Electrical current in Vietnam is 220 volts, 50Hz.
Plugs are either the two flat-pin or the two round-pin type. Three
rectangular blade plugs can be found in some of the newer
The official language in Vietnam is Vietnamese. Some
Chinese, English and French are spoken. Tour guides can also speak
Russian and Japanese. Numerous ethnic languages are also spoken in
Most restaurants and hotels in Vietnam now add a five to 10
percent service charge to their bills. In top hotels porters expect
a small tip. Hired drivers and guides are usually tipped, and it is
customary to round up the bill for taxi drivers in the cities.
Tipping is not generally expected, but some small change for most
services is appreciated.
Travel in Vietnam is generally safe and violent crime is
uncommon. Pick-pocketing is rife, and in Ho Chi Minh City (Saigon)
drive-by purse snatching is a common trick. When transferring from
airports only use pre-arranged hotel pickups or licensed taxis to
avoid theft from opportunists. It is best to leave valuables in a
secure hotel safe and avoid obvious displays of wealth. During the
monsoon season (usually between June and October) the country is
prone to serious flooding and typhoons (until December),
particularly the Mekong Delta and Central Region. In August and
September 2008, Northern and Central Vietnam experienced torrential
rain resulting in severe flooding, causing considerable damage to
local infrastructure, including road and rail links.
The wearing of shorts in Vietnam should be avoided away from the
beaches if possible. Shoes must be removed on entering religious
sites and a donation is expected when visiting a temple or pagoda.
Photography is restricted at ports, harbours and airports, and it
is polite to ask permission before taking photographs of people,
especially of ethnic minorities. Never leave chopsticks sticking
upright in a bowl of rice as it has strong death connotations.
Business practices in Vietnam are conducted in a similar fashion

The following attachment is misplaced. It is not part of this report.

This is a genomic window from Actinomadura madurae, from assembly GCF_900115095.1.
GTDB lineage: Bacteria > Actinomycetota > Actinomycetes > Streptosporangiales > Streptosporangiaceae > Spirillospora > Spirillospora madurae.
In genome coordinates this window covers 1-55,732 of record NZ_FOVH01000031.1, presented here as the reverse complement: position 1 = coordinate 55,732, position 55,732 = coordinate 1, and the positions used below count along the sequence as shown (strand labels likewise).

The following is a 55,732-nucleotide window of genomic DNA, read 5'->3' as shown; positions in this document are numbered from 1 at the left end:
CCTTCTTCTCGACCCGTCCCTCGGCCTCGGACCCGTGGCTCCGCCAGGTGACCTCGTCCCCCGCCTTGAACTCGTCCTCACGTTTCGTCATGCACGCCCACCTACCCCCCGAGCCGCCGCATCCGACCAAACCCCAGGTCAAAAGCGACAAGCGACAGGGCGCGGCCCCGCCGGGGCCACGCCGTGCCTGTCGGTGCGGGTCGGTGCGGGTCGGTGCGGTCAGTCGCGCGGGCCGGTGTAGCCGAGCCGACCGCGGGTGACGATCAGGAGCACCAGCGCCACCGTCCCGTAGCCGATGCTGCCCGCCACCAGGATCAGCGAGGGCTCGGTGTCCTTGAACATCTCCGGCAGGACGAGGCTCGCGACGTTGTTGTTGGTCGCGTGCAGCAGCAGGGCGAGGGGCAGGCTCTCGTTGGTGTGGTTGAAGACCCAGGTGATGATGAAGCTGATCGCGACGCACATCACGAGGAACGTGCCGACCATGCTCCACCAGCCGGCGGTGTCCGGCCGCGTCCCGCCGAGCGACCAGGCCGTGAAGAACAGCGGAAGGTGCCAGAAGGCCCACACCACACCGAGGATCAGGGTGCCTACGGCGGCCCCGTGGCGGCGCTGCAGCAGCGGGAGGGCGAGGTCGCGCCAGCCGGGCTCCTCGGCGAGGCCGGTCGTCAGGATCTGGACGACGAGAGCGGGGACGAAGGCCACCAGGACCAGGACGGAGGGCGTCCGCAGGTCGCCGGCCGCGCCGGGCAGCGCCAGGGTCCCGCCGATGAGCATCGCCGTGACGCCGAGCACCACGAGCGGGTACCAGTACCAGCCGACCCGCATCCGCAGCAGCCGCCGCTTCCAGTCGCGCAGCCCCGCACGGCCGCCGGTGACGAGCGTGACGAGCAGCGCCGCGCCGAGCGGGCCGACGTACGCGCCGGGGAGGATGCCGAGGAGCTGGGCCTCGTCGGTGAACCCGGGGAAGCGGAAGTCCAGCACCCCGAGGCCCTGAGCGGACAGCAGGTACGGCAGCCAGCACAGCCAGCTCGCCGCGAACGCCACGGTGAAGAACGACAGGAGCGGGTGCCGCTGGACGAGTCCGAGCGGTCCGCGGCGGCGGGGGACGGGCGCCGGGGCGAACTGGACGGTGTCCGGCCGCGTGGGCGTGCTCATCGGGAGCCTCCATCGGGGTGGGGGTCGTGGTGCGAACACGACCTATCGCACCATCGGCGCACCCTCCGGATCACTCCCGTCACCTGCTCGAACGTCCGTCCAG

to those of China, Japan and Korea rather than their Southeast
Asian counterparts. Pride and tact are important to bear in mind,
as practices tend to be formalised more so than in Western
countries. Often it is best to be introduced rather than approach
the person with whom business is intended for fear of suspicion.
Negotiations and settlements may take longer as the Vietnamese like
to examine contracts thoroughly. Formal dress is common but in
summer months the dress tends to be more casual. It is important to
be on time for business appointments as the Vietnamese consider
lateness rude. The person is always addressed as Mr., Mrs., and
Ms., followed by their personal name (not family name), unless
otherwise referred. It is worth finding out in advance. Shaking
hands with both hands is the most respectful greeting although
bowing is still popular among the older population, and meetings
always begin with the exchange of business cards, which should be
given and received with both hands; each person expects to receive
one, so be sure to bring a vast supply. Business hours are
typically 8am to 5pm Monday to Friday with an hour taken at lunch,
and 8am to 11.30am on Saturdays.
The international country code is +84. The outgoing code is 00,
followed by the relevant country code (e.g. 001 for the United
States or Canada). City/area codes are in use, e.g. Hanoi is (0)4
and Ho Chi Minh City is (0)8. GSM 900 mobile networks cover the
major urban areas. Internet cafes are available in Hanoi, Ho Chi
Minh City and Internet access is often available at post offices in
Travellers to Vietnam over 18 years do not have to pay duty on
the following items: 400 cigarettes, 100 cigars or 500g tobacco;
1.5 litres alcohol with alcohol content higher than 22% and 2
litres below 22%; up to 5kg tea and 3kg coffee; perfume and items
for personal consumption wit